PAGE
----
Statue of Rudrama Devi
|Died||1289 or 1295
Possibly at Chandupatla
(now in Telangana, India)
Rani Rudrama Devi (died 1289 or 1295), or Rudradeva Maharaja, sometimes spelled Rudramadevi or Rudrama-devi, was a monarch of the Kakatiya dynasty in the Deccan Plateau from 1263 until her death. She was one of the very few women to rule as monarchs in India and promoted a male image in order to do so.
Rudrama Devi probably began her rule of the Kakatiya kingdom jointly with her father, Ganapatideva, as his co-regent, from 1261-62. She assumed full sovereignty in 1263.
Ekamranatha's Pratapachantra refers to Rudram Devi's step-brothers, Hariharadeva and Murarideva, ousting her and capturing Orugallu, and depicts her effectively tackling them with the help of the citizens and some powerful supporters. However, no other evidence is available to prove the existence of her step-brothers, even if it is believed that some intransigent nobles and close relations rebelled against her authority, the Kayastha chief Jannigedeva and his younger brothers, Tripurari and Ambadeva, Recherla Prasaditya and Reddy chiefs such as Gona Ganna Reddy were firmly loyal to the queen, espoused her cause and helped her defeat the rebels.[better source needed]
Unlike her Kakatiya predecessors, she chose to recruit as warriors many people who were not aristocratic, granting them rights over land tax revenue in return for their support. This was a significant change and one that was followed by her successor and also by the later Vijayanagara Empire.
Rudrama Devi faced challenges from the Eastern Ganga dynasty and the Yadavas soon after beginning her rule. She was able to repel the former, who retreated beyond the Godavari River in the late 1270s, and she also defeated the Yadavas, who were forced to cede territory in western Andhra. She was, however, unsuccessful in dealing with the internal dissent posed by the Kayastha chieftain Ambadeva after he became head of his line in 1273. Ambadeva objected to being subordinate to the Kakatiyas and he gained control of much of southwestern Andhra and what is now Guntur District.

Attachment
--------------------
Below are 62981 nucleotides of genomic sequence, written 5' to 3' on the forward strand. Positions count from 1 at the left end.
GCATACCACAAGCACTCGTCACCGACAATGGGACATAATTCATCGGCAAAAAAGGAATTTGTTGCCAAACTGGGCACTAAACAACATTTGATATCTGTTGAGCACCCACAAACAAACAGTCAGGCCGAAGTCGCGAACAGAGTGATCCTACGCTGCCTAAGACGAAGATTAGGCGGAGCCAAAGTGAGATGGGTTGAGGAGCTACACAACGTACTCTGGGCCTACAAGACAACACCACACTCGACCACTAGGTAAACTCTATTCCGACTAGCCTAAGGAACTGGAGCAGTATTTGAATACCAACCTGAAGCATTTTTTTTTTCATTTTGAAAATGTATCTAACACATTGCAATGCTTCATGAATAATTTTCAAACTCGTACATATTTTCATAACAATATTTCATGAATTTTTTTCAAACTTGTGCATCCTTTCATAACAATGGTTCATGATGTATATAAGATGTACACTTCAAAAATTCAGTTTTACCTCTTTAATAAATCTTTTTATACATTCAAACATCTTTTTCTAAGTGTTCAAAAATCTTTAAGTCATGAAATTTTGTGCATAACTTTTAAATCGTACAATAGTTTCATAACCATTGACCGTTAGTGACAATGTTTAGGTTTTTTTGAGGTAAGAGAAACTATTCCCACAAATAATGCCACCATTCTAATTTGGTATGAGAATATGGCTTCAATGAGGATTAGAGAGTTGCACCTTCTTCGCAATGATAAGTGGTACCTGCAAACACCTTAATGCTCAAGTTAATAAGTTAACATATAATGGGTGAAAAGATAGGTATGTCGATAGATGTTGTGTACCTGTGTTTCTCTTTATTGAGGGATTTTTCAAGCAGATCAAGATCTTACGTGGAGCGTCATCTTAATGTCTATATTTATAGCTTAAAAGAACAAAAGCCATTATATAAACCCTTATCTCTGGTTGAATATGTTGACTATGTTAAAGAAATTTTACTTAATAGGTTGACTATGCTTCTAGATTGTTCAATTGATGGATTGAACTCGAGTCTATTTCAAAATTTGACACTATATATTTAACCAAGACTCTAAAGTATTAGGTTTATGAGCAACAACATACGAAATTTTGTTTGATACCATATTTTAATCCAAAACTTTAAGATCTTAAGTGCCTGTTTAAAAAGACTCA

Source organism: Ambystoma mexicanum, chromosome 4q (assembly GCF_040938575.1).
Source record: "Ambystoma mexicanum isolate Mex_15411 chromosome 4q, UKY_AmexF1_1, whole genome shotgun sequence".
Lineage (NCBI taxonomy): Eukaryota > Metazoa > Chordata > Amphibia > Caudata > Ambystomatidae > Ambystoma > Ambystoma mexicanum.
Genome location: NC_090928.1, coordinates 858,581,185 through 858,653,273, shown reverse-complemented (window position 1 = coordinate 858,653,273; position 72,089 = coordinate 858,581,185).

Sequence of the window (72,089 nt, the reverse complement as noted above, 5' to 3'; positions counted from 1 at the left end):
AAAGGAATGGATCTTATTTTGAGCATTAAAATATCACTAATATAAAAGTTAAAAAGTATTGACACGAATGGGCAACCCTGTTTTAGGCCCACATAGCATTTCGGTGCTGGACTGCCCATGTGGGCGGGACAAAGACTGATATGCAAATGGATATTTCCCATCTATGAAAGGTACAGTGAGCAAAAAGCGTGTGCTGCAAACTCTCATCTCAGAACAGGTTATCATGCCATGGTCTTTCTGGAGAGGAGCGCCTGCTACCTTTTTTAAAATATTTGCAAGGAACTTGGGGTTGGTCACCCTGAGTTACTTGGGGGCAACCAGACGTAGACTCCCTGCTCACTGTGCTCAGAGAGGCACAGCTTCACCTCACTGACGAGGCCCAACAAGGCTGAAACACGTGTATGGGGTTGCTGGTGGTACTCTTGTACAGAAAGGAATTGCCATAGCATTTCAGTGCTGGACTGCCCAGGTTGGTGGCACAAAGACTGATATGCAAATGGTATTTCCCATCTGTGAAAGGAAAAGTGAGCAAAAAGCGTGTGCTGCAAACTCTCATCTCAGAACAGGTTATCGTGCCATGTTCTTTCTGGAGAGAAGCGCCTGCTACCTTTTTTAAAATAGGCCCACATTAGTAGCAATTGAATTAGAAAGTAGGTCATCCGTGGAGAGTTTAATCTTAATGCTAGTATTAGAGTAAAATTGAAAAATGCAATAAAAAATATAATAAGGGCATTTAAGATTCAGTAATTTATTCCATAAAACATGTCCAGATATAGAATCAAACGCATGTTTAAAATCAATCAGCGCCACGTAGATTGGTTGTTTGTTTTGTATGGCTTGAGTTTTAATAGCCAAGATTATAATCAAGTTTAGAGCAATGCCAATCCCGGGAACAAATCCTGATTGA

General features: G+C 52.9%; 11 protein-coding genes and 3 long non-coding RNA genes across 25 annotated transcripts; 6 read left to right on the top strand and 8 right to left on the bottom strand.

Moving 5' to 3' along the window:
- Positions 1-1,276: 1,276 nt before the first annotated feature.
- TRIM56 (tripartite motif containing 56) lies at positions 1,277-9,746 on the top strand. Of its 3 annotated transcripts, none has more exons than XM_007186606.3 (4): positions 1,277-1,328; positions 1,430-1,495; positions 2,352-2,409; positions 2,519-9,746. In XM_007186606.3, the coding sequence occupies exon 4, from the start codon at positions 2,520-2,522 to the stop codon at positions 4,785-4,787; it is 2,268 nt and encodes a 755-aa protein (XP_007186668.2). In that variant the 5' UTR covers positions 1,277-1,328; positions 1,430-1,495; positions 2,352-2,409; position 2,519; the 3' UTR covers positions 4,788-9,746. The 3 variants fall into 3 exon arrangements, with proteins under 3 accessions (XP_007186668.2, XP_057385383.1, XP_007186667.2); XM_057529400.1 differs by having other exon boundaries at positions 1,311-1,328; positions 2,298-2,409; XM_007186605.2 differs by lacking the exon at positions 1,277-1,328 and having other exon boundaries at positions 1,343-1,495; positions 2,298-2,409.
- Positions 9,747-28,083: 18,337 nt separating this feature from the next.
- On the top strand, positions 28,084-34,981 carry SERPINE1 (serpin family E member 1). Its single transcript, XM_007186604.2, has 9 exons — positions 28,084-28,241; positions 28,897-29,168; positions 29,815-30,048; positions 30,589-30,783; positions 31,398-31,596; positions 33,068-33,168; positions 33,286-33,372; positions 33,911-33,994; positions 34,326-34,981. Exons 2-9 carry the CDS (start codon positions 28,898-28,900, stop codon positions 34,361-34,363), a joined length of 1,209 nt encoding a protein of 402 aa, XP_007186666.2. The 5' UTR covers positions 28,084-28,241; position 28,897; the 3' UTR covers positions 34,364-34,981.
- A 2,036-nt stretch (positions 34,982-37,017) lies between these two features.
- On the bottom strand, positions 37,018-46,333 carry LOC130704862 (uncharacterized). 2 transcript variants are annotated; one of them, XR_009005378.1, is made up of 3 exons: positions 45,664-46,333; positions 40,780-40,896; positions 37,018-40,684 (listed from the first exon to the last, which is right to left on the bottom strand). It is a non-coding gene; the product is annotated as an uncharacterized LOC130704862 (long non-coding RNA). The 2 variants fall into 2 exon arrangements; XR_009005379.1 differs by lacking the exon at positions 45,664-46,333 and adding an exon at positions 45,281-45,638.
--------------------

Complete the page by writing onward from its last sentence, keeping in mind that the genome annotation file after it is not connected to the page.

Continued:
Family and succession
Rudrama Devi married Virabhadra, a member of a minor branch of the Chalukya dynasty, probably in 1240. This was almost certainly a political marriage designed by her father to forge alliances. Virabhadra is virtually undocumented and played no part in her administration. The couple had two daughters.
Rudrama Devi may have died in 1289 while fighting Ambadeva, although some sources say she did not die until 1295.[a] She was succeeded by Prataparudra, a son of one of her daughters, who inherited a kingdom that was smaller than it had been when Rudrama Devi had ascended her throne.
In popular culture
- Chand Bibi
- Rani Durgavati
- Abbakka Chowta
- Kittur Chennamma
- Keladi Chennamma
- History of women in early modern warfare
- Ramusack, Barbara N.; Sievers, Sharon L. (1999). Women in Asia: Restoring Women to History. Indiana University Press. p. 37. ISBN 978-0-25321-267-2.
- Talbot, Cynthia (2001). Precolonial India in Practice: Society, Region, and Identity in Medieval Andhra. Oxford University Press. p. 273. ISBN 978-0-19513-661-6.
- http://www.telanganastateinfo.com/kakatiya-ruler-gona-ganna-reddy Missing or empty
- Talbot, Cynthia (2001). Precolonial India in Practice: Society, Region, and Identity in Medieval Andhra. Oxford University Press. p. 158. ISBN 978-0-19513-661-6.
- Smith, Bonnie G. (2008). The Oxford Encyclopedia of Women in World History. 1. Oxford University Press, USA. p. 612. ISBN 978-0-19514-890-9.
- Talbot, Cynthia (2001). Precolonial India in Practice: Society, Region, and Identity in Medieval Andhra. Oxford University Press. pp. 133–134. ISBN 978-0-19513-661-6.
- Talbot, Cynthia (2001). Precolonial India in Practice: Society, Region, and Identity in Medieval Andhra. Oxford University Press. pp. 155–156. ISBN 978-0-19513-661-6.
- Reddy, T. Karnakar (20 November 2014). "Govt urged to observe death anniversary of Rani Rudrama Devi". The Hindu. Retrieved 2016-08-18.
- "Anushka to do a Tamil-Telugu period film?". Times of India. 6 October 2012. Retrieved 24 November 2012.
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